This idea of a garden is omnipresent in Twin Peaks. In my book, I describe the Red Room as a rose garden, a secret garden of sorts, a Temenos where the process of individuation can take place. In Rampa’s book The Hermit, the story begins with a blind old Tibetan hermit imparting his knowledge to “the chosen one”. In his youth he had been abducted by an advanced race that revealed themselves as “the Gardeners of the Earth”: “The Gardeners decided that even though the auras of the human race were faulty, mankind would be given another chance. However, if humans did not heed such warnings and stop polluting their planet with radioactivity, the Gardeners would be forced to intervene at any time in the future. Lobsang Rampa wrote extensively of inhabited, underground caverns, tunnels and cities in Twilight, As it Was and ‘The Subsurface World’ chapter of My Visit to Venus. In Twilight, he introduced the topic of the subterranean realm of Agharta (or Agharti) with its capital city Shamballah (or Shambhala) and omnipotent ruler, ‘the King of the world‘”.
One could dedicate much time listing all the possible links between the books of Rampa and Twin Peaks, but here are several pertinent examples to Twin Peaks in general and season 3 in particular. In The Rampa Story (1960), he writes: “For two days and nights I slept, my exhausted body hovering between two worlds“. This of course needs to be compared to the famous mantra from Twin Peaks: “Through the darkness of future past, the magician longs to see, one chants out between two worlds, fire walk with me”.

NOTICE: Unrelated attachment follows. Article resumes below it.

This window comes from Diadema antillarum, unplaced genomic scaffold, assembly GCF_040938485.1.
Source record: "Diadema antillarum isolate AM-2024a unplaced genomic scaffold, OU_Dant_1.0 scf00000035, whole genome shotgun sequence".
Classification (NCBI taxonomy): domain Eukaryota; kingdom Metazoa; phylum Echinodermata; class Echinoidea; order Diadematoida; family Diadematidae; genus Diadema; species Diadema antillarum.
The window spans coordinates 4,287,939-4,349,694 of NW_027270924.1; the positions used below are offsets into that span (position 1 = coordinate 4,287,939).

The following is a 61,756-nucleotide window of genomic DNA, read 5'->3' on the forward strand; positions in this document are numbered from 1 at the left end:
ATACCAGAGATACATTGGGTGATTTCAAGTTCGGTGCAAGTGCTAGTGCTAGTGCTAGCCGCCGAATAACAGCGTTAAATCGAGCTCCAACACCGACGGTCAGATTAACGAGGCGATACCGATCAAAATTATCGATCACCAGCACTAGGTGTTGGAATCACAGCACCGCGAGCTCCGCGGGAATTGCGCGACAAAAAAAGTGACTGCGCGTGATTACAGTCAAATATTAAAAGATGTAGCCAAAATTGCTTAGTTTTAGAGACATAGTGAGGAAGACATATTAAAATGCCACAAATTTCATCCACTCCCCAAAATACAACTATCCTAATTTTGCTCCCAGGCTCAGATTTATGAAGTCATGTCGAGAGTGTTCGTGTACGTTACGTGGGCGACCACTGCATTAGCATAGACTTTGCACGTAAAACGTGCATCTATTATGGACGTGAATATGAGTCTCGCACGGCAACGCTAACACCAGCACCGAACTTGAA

More directly connected to season 3 are the following lines, from the same book: “The priests of Egypt had a science which had been lost to the present-day world, the science of creating Thought Forms to do tasks which are beyond the skill of the human body”. In episode 14, Tamara mentions “Tulpas” in relationship to Lois Duffy’s doppelgänger – Tulpas are thoughtforms in Tibetan mythology.
Here’s what Rampa writes about them: “At all times we must speak to the Thought Form which we have created in a firm, positive voice. There must not at any time be any suspicion of negativeness, nor of indecision. We must speak in the simplest possible language and in the most direct manner possible. We must speak to it as we would speak to a very backward child, because this Thought Form has no reason and can accept only a direct command or a simple statement“.
What better description of Dougie Jones could there be?